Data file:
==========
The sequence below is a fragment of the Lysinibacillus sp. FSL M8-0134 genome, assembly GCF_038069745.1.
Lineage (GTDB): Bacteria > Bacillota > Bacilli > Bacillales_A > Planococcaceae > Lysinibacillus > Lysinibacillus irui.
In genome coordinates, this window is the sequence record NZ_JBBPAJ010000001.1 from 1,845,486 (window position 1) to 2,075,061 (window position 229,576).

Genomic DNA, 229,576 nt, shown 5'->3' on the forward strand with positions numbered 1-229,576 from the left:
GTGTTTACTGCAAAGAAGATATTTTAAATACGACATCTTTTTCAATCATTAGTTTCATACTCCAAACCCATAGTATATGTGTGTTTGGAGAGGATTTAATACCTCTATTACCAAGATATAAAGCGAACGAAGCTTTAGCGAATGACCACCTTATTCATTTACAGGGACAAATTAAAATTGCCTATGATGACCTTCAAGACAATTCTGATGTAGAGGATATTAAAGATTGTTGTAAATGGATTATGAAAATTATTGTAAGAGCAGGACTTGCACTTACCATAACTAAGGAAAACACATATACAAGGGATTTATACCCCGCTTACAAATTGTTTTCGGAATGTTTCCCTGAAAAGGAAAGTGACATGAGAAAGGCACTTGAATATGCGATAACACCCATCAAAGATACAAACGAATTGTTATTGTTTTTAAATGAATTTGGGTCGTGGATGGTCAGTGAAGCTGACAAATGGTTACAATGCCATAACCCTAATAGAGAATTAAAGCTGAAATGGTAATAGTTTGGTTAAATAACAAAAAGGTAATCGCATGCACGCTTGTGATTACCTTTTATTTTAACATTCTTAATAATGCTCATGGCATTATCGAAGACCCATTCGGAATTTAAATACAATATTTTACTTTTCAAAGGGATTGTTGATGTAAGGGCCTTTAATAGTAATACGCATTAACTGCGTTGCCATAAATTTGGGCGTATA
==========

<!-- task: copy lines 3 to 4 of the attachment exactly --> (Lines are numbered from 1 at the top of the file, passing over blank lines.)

In genome coordinates, this window is the sequence record NZ_JBBPAJ010000001.1 from 1,845,486 (window position 1) to 2,075,061 (window position 229,576).

Genomic DNA, 229,576 nt, shown 5'->3' on the forward strand with positions numbered 1-229,576 from the left: